Lane generalizes from the movie’s structure to claim that the meanings we find in our own lives — the stories we tell about what has mattered to us, what has shaped us — depend on “memory’s cave.” Lane also writes, “that twin sense of continuity and interruption—of life itself as tracking shot and jump cut—applies to everyone,” which editing metaphor also implies that our memories may themselves be artistic products.

An individual’s memories, along with most of our culture’s stories (both fictional and non-), are structured as events from the past that are recounted in the (storyteller’s) present. We can’t tell a story — in fact, we may not even have a complete, satisfying story — if we don’t know how it turns out. Even if a writer starts off telling a story that she doesn’t know how to end, it will end before she finishes the book, and she would be able, before publishing the book, to go back and revise the early parts of the story to better fit the ending, once she knows the ending. (Stephen King writes — if my memory is accurate here —  in “On Writing” that it’s after the later drafts of his novels that he plays up the symbols that appear almost unintentionally in the first draft.)

But, of course, Linklater could not have gone back after Year 12 of shooting to film something from Year 2. He could re-edit what he had, yes, but he could not have gone back with the same actors. Even if, say, Linklater could have fabricated — because it IS fiction, and there are options such as stand-ins and CGI — a new Year 2 scene in Year 12, Linklater would himself be a different artist than he was earlier. As a review in The A.V. Club states it,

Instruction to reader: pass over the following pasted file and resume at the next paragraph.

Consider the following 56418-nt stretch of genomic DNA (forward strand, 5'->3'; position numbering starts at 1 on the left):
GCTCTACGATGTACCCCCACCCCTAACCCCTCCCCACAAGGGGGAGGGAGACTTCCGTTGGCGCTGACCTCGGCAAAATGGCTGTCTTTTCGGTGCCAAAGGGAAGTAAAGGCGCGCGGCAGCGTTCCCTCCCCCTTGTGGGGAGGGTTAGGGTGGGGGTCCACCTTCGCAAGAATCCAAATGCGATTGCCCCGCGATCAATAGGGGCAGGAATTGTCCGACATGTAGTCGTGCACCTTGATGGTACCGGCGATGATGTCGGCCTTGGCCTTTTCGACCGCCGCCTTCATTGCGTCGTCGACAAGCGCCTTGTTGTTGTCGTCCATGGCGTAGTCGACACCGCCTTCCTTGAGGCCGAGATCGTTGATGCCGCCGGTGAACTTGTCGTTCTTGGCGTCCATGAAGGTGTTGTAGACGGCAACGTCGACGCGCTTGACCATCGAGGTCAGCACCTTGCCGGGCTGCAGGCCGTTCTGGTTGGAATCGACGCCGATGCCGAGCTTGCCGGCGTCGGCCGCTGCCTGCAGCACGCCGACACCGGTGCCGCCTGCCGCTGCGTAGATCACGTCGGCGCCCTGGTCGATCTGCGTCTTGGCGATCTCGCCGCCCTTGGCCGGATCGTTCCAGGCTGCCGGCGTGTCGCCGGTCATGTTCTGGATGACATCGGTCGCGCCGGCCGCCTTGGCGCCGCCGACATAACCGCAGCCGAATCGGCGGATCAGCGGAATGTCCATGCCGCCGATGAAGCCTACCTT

Because of how it was filmed, in piecemeal from 2002 until 2013, Boyhood exists in a constant present tense, providing a snapshot of recent history as it unfolds. Conversations about Obama and Bush were written and delivered without the hindsight the audience now possesses, as was an unexpectedly funny moment of Mason and his father discussing the possibility of more Star Wars sequels. (Ah, the innocence of 2008.) The movie also functions as a chronicle of its creator’s artistic evolution: The filmmaking becomes more confident and relaxed as Mason gets older, Linklater increasingly letting go of his plot aspirations in favor of a loose, conversational hang-out vibe. He, too, seems to blossom before our eyes, gestating incrementally into the director he is today.